Pennsylvania construction workers may be interested to learn that the Occupational Safety and Health Administration is focusing on fall protection in the workplace. In 2015, for example, 350 fatalities out of a total of 937 deaths on construction sites were related to fall accidents. As such, OSHA has attempted to increase workplace safety through several measures.
To try and prevent workplace falls and other violations, OSHA has begun to impose significant fines on employers, especially if the employers commit repeat offenses. For example, a roofing contractor in Florida was fined by OSHA for about $1.5 million after the company continued to violated fall protection standards. Additionally, this employer was added to OSHA's Severe Violator Enforcement Program, a program designed to determine which employers need additional monitoring and inspections to ensure they are not committing repeat violations.
OSHA also used to issue press releases that detailed different violations and the punishments doled out to the companies that were involved. However, since President Trump took office, these press releases have for the most part ceased. Some have argued that these press releases do not result in an increase in workplace safety. Others, however, believe that they helped get the word about workplace safety out to a wider audience, especially since OSHA has such small inspection capabilities.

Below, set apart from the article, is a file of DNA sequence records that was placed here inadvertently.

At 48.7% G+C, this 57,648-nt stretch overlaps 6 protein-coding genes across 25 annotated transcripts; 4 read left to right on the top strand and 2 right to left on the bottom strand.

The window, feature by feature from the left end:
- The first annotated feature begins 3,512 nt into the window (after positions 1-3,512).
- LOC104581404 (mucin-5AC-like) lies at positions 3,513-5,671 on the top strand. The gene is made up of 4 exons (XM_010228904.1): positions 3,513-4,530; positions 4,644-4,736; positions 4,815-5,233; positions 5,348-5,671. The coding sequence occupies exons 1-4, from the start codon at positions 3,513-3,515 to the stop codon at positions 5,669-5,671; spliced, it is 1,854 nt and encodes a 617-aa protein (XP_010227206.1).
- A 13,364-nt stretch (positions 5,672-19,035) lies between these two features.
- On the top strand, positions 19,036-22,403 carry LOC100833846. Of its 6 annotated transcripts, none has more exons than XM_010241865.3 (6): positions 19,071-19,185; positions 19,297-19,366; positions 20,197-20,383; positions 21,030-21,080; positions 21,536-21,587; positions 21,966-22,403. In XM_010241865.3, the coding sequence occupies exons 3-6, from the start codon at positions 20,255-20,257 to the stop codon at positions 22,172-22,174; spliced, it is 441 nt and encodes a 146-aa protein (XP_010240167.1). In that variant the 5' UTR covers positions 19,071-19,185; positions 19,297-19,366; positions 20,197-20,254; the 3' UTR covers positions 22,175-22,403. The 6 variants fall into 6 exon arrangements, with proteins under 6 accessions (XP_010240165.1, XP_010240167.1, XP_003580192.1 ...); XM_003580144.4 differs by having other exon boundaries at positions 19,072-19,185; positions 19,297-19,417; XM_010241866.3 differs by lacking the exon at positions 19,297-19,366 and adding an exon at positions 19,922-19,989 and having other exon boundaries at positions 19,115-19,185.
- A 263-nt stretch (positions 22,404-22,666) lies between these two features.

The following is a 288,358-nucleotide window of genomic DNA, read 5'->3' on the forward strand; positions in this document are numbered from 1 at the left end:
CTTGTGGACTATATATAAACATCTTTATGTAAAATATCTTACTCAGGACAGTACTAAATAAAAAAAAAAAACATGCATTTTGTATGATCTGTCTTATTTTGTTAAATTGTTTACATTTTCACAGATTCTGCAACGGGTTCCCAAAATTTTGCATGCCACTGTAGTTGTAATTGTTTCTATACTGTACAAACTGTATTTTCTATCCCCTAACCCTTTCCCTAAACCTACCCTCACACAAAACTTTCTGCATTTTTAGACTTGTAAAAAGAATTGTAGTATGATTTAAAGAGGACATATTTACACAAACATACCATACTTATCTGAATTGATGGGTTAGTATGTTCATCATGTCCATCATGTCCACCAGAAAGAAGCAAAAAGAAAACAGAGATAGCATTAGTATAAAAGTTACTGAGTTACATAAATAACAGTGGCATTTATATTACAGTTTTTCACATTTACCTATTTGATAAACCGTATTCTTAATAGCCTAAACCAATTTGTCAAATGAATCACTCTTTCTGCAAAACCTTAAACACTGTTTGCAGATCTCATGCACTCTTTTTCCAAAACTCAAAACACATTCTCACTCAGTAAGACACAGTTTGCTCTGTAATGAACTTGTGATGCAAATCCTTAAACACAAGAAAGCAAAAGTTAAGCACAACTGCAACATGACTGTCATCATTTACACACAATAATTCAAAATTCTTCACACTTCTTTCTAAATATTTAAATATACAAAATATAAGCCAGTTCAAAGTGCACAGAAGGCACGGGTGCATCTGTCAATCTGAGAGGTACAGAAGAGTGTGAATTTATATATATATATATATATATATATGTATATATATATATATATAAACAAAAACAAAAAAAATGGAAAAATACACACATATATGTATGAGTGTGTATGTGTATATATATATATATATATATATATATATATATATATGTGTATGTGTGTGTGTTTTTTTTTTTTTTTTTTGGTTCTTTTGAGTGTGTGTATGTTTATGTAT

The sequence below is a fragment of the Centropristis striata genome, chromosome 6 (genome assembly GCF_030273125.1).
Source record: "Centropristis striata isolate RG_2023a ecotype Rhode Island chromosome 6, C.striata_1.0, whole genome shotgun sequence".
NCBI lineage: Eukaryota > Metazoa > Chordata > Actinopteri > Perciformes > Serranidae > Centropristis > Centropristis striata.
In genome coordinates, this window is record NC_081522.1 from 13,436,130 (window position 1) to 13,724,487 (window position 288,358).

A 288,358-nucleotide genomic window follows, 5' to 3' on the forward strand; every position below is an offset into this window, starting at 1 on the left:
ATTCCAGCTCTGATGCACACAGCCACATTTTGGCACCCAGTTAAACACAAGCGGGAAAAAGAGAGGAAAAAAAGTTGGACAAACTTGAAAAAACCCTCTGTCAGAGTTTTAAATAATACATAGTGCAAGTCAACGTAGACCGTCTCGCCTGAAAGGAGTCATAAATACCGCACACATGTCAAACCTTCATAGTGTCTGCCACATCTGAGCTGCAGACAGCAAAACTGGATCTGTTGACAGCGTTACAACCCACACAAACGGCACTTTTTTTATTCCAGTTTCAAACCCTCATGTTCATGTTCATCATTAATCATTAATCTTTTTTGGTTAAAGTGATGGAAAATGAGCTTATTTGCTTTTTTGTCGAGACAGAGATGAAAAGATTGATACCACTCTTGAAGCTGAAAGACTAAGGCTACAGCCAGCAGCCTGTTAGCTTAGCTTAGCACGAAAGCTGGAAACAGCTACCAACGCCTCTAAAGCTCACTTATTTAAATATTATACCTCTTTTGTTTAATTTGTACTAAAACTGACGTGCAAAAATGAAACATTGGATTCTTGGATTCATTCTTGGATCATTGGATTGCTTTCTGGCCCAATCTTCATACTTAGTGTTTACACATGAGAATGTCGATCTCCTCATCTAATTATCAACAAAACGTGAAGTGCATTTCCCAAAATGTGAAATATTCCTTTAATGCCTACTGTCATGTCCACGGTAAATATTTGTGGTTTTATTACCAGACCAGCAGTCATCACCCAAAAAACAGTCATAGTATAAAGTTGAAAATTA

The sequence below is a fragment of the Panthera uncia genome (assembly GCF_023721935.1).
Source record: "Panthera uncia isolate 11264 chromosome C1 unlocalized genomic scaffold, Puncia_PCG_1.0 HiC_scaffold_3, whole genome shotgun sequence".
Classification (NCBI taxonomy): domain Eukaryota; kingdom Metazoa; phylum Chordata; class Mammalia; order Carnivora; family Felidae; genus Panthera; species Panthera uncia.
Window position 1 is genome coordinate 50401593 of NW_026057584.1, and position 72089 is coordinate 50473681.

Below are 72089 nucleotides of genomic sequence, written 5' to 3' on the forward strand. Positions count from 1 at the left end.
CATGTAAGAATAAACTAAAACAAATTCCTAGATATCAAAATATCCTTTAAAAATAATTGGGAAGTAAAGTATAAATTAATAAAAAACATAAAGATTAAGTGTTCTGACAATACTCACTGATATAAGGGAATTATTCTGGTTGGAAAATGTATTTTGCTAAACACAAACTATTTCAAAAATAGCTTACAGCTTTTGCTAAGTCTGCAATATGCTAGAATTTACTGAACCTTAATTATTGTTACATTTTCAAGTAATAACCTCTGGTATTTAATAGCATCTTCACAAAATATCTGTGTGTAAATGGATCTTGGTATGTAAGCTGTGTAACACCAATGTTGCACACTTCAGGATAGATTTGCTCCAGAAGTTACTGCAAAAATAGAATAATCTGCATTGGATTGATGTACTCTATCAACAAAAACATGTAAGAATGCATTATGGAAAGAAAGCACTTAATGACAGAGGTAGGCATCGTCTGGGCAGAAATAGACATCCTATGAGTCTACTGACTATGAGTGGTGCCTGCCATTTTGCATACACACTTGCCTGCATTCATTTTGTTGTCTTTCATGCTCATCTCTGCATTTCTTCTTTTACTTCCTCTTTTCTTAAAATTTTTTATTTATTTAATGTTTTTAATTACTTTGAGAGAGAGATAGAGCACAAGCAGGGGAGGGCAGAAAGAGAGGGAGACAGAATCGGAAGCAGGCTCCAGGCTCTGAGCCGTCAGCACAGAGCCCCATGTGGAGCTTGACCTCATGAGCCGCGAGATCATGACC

Even if employers take appropriate actions to improve workplace safety, falls and other accidents can still occur. In these cases, injured workers may be eligible to seek workers' compensation benefits to cover medical bills and in some cases a percentage of the wages that they have lost during the recovery period. This is generally the case even if the accident was due to the worker's negligence. An attorney can often assist in preparing and filing the required claim documents.